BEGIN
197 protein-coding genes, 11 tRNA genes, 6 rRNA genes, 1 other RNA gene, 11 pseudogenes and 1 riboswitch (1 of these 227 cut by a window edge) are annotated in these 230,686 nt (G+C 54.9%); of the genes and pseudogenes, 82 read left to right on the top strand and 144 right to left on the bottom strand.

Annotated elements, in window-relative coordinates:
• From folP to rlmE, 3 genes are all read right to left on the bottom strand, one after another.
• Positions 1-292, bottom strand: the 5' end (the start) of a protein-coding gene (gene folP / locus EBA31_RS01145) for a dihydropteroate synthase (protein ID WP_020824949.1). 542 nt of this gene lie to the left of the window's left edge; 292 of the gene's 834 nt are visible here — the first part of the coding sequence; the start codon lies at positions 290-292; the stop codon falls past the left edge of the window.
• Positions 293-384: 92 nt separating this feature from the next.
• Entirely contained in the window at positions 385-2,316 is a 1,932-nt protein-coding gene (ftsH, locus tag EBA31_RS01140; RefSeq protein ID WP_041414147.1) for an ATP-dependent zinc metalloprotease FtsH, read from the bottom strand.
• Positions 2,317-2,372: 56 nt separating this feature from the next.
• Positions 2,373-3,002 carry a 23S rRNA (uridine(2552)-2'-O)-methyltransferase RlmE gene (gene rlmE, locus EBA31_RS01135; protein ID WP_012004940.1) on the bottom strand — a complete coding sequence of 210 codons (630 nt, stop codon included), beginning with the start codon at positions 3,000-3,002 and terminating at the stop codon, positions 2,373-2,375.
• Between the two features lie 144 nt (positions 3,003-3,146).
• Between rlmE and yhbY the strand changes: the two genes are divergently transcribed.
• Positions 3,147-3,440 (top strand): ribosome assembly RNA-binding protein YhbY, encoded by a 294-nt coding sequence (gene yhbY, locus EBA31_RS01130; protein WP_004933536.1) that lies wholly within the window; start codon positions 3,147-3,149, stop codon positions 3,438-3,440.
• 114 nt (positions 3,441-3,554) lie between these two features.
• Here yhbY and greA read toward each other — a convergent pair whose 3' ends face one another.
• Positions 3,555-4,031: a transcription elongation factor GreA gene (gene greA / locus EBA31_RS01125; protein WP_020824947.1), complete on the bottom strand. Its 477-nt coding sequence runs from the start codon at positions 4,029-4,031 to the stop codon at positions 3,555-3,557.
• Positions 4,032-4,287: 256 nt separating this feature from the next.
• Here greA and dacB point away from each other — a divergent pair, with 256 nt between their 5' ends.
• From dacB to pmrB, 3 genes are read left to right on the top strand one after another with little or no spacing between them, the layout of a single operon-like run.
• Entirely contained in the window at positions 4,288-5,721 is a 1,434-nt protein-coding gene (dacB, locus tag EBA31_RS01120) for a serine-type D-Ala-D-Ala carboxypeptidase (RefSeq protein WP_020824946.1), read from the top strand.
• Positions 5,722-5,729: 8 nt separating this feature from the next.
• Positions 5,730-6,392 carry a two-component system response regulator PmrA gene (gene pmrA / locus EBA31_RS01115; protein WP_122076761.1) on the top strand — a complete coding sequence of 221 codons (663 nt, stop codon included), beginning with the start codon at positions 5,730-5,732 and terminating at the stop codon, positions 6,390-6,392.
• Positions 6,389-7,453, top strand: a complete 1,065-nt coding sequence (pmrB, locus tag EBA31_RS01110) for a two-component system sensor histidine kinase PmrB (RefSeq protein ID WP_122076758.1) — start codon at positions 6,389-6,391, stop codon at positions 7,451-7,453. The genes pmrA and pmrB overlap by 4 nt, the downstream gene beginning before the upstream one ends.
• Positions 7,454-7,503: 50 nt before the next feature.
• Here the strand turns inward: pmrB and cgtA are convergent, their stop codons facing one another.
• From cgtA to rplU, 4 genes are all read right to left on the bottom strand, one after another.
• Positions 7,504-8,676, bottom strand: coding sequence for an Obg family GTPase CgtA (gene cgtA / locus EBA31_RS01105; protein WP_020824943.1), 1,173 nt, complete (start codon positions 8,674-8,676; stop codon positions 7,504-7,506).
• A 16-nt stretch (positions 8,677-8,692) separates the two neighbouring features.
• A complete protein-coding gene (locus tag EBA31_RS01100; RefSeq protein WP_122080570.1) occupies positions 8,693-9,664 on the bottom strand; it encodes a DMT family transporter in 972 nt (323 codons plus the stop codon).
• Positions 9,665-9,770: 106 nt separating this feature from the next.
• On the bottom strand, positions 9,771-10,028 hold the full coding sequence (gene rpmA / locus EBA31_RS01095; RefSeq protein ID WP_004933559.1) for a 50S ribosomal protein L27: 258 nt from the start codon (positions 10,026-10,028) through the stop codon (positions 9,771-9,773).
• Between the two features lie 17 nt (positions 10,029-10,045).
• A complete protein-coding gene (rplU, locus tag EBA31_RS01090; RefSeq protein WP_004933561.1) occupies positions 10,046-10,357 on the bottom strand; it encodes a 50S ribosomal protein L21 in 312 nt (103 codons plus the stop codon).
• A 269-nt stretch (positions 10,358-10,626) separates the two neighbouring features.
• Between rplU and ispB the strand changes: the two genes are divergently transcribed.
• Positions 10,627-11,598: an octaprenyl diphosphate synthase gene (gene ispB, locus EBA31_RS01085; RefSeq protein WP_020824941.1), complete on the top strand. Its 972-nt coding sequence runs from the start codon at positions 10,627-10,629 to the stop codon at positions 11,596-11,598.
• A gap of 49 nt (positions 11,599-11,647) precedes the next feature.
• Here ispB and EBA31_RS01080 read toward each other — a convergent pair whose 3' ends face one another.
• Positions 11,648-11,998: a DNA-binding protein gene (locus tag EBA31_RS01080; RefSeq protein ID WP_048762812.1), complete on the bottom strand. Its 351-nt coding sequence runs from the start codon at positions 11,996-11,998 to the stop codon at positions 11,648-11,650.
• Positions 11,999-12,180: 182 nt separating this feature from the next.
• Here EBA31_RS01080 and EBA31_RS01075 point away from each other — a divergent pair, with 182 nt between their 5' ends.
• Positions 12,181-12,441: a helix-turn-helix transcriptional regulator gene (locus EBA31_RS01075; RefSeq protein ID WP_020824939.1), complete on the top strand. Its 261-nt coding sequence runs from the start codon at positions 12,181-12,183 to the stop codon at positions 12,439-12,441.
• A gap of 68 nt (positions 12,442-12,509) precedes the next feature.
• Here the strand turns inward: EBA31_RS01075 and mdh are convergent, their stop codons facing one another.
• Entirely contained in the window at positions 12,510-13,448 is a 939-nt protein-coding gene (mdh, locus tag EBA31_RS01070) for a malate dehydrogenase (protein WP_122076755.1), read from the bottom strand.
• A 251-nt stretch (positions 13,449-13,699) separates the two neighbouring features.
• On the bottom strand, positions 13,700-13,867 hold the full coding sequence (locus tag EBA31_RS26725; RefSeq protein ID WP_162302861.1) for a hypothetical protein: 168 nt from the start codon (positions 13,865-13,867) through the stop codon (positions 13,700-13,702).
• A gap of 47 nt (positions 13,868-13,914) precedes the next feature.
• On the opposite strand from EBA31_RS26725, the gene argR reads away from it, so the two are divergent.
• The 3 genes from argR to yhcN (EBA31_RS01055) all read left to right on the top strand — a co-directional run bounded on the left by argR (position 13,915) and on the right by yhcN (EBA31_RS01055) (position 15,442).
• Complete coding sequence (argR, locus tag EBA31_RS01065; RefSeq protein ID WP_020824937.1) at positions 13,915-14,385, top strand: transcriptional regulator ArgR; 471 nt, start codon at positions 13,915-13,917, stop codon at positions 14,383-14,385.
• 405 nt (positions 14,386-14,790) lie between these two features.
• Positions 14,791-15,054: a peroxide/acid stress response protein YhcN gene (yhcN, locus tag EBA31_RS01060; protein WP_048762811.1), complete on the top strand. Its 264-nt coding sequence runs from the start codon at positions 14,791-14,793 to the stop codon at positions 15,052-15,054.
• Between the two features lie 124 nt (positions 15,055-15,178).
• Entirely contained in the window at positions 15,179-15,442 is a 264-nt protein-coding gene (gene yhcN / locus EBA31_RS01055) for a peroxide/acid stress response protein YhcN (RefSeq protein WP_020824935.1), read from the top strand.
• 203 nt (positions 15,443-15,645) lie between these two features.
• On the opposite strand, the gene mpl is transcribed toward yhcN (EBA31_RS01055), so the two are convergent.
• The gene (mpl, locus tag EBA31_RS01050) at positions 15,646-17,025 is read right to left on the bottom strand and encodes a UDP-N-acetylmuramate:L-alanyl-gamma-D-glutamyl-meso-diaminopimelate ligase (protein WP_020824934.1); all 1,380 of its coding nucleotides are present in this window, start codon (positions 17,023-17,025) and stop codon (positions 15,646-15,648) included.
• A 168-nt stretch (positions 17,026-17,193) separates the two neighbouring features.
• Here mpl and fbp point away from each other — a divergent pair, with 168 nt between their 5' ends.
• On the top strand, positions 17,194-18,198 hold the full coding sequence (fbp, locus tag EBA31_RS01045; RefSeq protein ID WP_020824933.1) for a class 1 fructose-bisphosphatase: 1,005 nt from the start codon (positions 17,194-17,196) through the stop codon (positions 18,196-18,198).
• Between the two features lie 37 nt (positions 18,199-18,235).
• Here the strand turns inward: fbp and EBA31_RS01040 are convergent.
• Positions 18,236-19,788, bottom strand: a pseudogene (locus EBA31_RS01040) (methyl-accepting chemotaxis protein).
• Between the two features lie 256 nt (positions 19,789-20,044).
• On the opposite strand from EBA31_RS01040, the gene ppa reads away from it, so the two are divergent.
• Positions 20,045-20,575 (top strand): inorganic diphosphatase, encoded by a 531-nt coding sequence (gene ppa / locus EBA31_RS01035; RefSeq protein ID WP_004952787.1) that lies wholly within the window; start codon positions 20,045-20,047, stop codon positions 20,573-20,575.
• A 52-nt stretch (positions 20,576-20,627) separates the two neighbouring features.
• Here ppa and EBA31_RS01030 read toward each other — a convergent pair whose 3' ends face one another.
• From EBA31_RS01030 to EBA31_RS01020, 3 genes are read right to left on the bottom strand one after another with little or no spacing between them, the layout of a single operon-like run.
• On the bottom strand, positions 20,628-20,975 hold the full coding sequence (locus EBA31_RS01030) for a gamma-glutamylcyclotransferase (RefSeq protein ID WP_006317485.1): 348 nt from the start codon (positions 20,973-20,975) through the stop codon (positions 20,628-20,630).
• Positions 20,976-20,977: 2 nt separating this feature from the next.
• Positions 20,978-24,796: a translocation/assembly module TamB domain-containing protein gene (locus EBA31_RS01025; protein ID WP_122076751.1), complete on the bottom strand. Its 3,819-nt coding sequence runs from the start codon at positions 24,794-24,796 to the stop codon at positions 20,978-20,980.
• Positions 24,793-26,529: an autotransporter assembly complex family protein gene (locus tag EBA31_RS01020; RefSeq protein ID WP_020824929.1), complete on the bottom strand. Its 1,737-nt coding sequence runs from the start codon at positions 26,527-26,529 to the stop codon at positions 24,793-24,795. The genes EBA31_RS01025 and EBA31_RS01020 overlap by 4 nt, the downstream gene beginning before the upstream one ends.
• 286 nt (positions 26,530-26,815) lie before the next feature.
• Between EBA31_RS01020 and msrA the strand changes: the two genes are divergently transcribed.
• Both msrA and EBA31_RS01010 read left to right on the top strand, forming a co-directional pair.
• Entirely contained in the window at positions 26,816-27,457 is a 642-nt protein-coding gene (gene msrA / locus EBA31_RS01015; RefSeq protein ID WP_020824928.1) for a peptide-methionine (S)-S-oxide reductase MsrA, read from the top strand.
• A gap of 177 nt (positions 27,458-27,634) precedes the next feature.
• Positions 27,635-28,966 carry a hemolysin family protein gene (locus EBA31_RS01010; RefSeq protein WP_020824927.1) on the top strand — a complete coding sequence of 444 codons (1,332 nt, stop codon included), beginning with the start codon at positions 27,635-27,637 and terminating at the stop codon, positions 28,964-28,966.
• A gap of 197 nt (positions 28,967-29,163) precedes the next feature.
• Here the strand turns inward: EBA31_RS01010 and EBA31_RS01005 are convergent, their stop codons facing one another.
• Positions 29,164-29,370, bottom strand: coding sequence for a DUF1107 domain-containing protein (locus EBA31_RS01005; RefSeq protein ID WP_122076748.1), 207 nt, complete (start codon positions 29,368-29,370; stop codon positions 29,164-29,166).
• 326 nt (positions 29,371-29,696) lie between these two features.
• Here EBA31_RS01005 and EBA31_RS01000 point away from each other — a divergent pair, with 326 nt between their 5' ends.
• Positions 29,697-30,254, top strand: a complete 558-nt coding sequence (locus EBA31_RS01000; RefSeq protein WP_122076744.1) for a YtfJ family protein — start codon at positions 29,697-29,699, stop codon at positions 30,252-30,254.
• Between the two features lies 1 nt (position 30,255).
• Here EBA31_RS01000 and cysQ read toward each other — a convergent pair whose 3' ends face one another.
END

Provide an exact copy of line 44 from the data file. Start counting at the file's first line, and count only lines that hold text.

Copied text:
• A 251-nt stretch (positions 13,449-13,699) separates the two neighbouring features.